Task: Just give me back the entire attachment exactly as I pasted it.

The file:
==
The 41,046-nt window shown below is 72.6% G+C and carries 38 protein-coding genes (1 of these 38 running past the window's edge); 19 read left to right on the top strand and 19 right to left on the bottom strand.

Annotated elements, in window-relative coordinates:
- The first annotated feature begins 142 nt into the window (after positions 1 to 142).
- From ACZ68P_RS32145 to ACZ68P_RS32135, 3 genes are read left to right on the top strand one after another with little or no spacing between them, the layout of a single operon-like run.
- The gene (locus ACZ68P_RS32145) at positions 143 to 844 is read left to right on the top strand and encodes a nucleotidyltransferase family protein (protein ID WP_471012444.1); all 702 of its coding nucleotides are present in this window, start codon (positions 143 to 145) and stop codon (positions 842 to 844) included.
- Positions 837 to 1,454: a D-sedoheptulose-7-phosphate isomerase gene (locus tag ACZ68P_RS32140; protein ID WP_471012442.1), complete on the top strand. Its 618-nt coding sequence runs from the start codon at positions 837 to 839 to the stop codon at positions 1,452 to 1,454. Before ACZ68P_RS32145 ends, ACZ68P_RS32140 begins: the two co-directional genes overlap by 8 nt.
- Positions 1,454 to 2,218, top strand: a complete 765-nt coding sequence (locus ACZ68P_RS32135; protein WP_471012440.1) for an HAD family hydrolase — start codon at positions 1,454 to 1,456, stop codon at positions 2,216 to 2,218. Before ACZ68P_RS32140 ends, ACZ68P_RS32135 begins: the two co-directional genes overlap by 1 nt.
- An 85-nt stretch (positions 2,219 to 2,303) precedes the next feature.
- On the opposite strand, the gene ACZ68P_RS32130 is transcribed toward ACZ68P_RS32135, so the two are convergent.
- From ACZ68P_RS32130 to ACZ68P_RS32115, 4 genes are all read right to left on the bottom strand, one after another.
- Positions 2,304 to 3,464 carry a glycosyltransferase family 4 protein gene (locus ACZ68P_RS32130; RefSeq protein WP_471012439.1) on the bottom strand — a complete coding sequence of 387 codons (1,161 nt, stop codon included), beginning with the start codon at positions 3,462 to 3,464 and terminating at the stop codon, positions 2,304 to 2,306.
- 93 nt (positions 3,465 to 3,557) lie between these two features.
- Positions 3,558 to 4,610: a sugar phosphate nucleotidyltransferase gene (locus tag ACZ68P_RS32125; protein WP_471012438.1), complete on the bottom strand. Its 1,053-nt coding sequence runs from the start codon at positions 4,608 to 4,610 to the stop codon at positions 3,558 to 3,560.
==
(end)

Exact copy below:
The 41,046-nt window shown below is 72.6% G+C and carries 38 protein-coding genes (1 of these 38 running past the window's edge); 19 read left to right on the top strand and 19 right to left on the bottom strand.

Annotated elements, in window-relative coordinates:
- The first annotated feature begins 142 nt into the window (after positions 1 to 142).
- From ACZ68P_RS32145 to ACZ68P_RS32135, 3 genes are read left to right on the top strand one after another with little or no spacing between them, the layout of a single operon-like run.
- The gene (locus ACZ68P_RS32145) at positions 143 to 844 is read left to right on the top strand and encodes a nucleotidyltransferase family protein (protein ID WP_471012444.1); all 702 of its coding nucleotides are present in this window, start codon (positions 143 to 145) and stop codon (positions 842 to 844) included.
- Positions 837 to 1,454: a D-sedoheptulose-7-phosphate isomerase gene (locus tag ACZ68P_RS32140; protein ID WP_471012442.1), complete on the top strand. Its 618-nt coding sequence runs from the start codon at positions 837 to 839 to the stop codon at positions 1,452 to 1,454. Before ACZ68P_RS32145 ends, ACZ68P_RS32140 begins: the two co-directional genes overlap by 8 nt.
- Positions 1,454 to 2,218, top strand: a complete 765-nt coding sequence (locus ACZ68P_RS32135; protein WP_471012440.1) for an HAD family hydrolase — start codon at positions 1,454 to 1,456, stop codon at positions 2,216 to 2,218. Before ACZ68P_RS32140 ends, ACZ68P_RS32135 begins: the two co-directional genes overlap by 1 nt.
- An 85-nt stretch (positions 2,219 to 2,303) precedes the next feature.
- On the opposite strand, the gene ACZ68P_RS32130 is transcribed toward ACZ68P_RS32135, so the two are convergent.
- From ACZ68P_RS32130 to ACZ68P_RS32115, 4 genes are all read right to left on the bottom strand, one after another.
- Positions 2,304 to 3,464 carry a glycosyltransferase family 4 protein gene (locus ACZ68P_RS32130; RefSeq protein WP_471012439.1) on the bottom strand — a complete coding sequence of 387 codons (1,161 nt, stop codon included), beginning with the start codon at positions 3,462 to 3,464 and terminating at the stop codon, positions 2,304 to 2,306.
- 93 nt (positions 3,465 to 3,557) lie between these two features.
- Positions 3,558 to 4,610: a sugar phosphate nucleotidyltransferase gene (locus tag ACZ68P_RS32125; protein WP_471012438.1), complete on the bottom strand. Its 1,053-nt coding sequence runs from the start codon at positions 4,608 to 4,610 to the stop codon at positions 3,558 to 3,560.